UPCOMING EVENT: PHOENIX BASS FISHING LEAGUE - 2020 - Ohio River

High School Championships Underway

High School Championships Underway

Pickwick Lake’s diverse fishery will present a mix of opportunity and challenge for the field of 405 teams competing this week in the High School Fishing National Championship and High School Fishing World Finals presented by The Bass Federation and FLW.

The championships (details here) begin on Wednesday with two days of full-field competition for both events. The National Championship field is cut to the top 10 for day three, which is the final round of that tournament, and the winner is determined by heaviest three-day cumulative weight on Friday. 

Each member of the winning team receives a $5,000 scholarship to the school of his or her choice, or a four-year $40,000 scholarship to Kentucky Christian University. All 10 finalists automatically advance to Saturday’s final round of the World Finals.

Teams are also competing for over more than $2 million dollars in scholarships and prizes at the World Finals. 

The World Finals field is cut after two days to the top two teams from each state. Those anglers compete on Friday (when weights are zeroed) in the semi-final round.

Any teams that missed the cut in the National Championship or World Finals will compete on Friday in a separate second-chance round for a shot at making it back into the World Finals competition on Saturday.

Saturday’s field will consist of the 10 National Championship finalists, the top 10 teams from Friday’s semi-final round, and the next 10 teams (highest day-three weight) from the semi-final round and second-chance rounds combined. A Friday night party will include a Lucky Dog Last Chance Wildcard drawing for one team, not already qualified, to compete on day four – bringing the total to 31 teams. Weights are zeroed on the last day, and the World Finals winners are determined by the heaviest catch.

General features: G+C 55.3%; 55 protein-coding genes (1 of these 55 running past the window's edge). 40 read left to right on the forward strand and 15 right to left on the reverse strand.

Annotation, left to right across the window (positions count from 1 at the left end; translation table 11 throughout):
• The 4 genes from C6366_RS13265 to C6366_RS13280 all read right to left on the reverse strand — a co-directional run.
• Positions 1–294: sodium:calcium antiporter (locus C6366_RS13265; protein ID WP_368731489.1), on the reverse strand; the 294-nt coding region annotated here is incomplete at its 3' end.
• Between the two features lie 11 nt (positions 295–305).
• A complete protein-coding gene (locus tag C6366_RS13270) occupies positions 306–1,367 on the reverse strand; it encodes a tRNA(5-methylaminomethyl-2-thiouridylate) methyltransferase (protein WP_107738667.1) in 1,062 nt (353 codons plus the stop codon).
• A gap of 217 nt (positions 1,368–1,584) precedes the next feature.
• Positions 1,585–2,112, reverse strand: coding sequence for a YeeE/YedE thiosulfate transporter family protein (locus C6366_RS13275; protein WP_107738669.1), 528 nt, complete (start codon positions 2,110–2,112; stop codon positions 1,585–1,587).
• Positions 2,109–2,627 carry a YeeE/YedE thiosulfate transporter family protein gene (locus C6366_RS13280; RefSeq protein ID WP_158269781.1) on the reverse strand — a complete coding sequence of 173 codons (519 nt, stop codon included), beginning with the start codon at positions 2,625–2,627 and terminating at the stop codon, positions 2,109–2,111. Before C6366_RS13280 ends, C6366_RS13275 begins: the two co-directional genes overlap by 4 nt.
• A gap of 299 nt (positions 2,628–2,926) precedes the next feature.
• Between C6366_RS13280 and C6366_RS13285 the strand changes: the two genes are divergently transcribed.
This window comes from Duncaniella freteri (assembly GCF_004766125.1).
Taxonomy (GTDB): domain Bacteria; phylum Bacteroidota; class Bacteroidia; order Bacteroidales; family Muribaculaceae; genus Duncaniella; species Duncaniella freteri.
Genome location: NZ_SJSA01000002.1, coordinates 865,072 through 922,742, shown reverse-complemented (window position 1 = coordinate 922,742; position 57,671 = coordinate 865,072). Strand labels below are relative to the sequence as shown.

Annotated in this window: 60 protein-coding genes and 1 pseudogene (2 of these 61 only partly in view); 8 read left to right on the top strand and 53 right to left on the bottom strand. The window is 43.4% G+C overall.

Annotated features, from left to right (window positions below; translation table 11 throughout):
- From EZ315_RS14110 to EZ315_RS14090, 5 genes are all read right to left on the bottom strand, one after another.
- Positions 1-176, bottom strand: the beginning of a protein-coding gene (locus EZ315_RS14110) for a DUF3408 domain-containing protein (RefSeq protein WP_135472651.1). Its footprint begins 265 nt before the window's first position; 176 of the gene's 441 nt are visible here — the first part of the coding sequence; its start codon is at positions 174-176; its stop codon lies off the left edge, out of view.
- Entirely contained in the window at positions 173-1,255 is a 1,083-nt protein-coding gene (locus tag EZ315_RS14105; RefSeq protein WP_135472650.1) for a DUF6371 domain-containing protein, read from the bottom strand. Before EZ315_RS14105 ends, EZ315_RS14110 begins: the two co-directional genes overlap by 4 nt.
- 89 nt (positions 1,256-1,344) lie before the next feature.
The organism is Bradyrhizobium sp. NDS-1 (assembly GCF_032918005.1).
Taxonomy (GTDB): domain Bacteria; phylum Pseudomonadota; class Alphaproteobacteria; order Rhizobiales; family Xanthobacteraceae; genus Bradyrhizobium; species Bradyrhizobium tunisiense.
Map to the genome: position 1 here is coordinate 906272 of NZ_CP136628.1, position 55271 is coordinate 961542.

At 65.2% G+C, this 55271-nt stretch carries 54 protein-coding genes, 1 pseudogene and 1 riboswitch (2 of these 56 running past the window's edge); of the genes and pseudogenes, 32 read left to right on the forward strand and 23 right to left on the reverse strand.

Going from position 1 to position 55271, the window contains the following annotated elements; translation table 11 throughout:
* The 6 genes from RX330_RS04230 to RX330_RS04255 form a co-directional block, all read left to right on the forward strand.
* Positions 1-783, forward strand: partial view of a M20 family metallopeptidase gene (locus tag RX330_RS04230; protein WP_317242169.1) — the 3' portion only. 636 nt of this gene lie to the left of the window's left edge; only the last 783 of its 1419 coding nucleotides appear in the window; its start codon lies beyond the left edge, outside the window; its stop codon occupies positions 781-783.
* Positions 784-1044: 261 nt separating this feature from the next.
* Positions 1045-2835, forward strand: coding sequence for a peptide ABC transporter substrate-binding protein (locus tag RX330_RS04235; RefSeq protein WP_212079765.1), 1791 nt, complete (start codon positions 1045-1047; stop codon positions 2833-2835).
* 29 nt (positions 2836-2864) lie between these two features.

About the fishery

The eighth of nine Tennessee River reservoirs, Pickwick Lake was created in 1938 by Pickwick Landing Damat mile 207. Stretching 53 miles from the Wilson Dam tailwaters, Pickwick has an average depth of 21 feet, with its deepest reaches plunging to about 59.

Covering 43,100 acres, Pickwick features a mix of sand, gravel and rock bottom, with bridges, bluff walls, and occasional areas of shallow grass and shoreline wood. Traditionally, summer means offshore ledge fishing, but Pickwick will likely deliver a mix of opportunities in a wide range of depths.

This time of year, the mid- to lower end of the lake tends to get most of the attention, as it presents more of the traditional offshore ledge look. Currently, the Wilson Dam lock is closed, but while anglers are limited to Pickwick only, we may see some of the field running upstream from the McFarland Park takeoff to avoid the crowds.

 

Current conditions

Standing at about 413 1/2 feet, Pickwick’s water level is close to the normal pool level of 414. In recent days, Pickwick Landing Dam has been releasing approximately 40,200 to 40,800 cubic feet per second (CFS). Afternoons tend to see an uptick in power generation as folks return home and flip on the ACs, TVs and microwaves.

Day one of the tournament should see about the same release volume as earlier this week, but Thursday’s schedule shows an increase to 45,595 CFS.

 

Tactics in play

Jacob Bigelow of Shawano High School says he and his partner, Harmon Marien, of Northland Pines High School, have located the fish they need, but they may have to work at getting them to cooperate.